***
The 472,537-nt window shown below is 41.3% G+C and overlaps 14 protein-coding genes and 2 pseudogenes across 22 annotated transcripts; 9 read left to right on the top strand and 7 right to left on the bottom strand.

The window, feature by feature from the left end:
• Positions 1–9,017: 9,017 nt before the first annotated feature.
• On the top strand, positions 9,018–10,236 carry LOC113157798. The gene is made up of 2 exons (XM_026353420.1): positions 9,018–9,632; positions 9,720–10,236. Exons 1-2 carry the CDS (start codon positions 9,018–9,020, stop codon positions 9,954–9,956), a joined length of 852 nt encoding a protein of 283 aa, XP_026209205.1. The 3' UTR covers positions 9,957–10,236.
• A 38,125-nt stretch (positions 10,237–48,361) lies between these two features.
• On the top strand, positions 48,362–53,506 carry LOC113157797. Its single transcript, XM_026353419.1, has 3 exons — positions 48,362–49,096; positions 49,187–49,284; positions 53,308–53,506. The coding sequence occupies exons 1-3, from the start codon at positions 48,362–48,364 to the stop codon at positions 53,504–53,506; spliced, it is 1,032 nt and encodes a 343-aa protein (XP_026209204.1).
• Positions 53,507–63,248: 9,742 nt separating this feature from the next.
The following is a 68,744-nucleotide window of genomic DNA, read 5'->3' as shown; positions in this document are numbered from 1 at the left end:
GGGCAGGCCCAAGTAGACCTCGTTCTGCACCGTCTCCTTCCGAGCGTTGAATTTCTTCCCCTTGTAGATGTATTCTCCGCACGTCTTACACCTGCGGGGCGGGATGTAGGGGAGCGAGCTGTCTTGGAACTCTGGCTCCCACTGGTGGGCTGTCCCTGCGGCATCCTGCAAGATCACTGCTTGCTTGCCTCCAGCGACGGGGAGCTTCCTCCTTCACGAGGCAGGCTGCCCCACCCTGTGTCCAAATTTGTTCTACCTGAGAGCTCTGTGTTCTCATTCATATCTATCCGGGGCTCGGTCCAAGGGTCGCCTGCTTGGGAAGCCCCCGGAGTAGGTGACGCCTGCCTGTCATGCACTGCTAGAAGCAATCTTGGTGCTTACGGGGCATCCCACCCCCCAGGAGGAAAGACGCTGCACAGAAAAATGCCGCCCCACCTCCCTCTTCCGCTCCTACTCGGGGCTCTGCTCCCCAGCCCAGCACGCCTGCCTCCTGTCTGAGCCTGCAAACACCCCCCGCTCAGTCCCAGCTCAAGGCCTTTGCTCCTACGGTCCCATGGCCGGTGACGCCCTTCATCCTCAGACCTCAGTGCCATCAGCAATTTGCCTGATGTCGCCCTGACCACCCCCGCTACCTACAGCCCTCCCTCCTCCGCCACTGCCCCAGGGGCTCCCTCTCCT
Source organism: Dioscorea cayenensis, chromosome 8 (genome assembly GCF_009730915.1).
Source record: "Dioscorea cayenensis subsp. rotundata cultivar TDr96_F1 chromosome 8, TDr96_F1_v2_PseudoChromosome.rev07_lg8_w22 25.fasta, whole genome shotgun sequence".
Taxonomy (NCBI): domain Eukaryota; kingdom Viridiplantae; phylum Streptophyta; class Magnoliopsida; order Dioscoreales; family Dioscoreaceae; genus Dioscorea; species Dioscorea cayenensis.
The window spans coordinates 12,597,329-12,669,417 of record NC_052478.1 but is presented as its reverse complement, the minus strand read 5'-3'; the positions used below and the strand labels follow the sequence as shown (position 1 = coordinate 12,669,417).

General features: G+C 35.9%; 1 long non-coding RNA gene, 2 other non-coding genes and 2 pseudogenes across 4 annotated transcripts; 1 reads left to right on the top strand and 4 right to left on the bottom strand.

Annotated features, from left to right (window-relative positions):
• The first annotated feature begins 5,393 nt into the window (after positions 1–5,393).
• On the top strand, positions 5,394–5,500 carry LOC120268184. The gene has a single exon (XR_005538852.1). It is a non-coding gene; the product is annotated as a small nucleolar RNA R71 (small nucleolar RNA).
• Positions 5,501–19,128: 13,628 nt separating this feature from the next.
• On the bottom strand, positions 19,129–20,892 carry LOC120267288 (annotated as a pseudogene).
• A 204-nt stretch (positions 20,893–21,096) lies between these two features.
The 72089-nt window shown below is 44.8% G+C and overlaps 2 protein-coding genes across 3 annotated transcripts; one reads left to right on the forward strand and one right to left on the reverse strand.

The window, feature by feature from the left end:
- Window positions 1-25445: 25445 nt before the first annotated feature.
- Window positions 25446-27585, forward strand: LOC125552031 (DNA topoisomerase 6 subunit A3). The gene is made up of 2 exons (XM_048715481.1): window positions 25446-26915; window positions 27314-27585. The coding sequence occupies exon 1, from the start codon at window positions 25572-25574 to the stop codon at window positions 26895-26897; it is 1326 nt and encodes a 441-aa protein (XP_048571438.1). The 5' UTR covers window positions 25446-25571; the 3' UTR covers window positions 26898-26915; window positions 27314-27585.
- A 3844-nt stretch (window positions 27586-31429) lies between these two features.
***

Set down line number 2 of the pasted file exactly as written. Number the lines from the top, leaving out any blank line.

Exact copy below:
The window, feature by feature from the left end: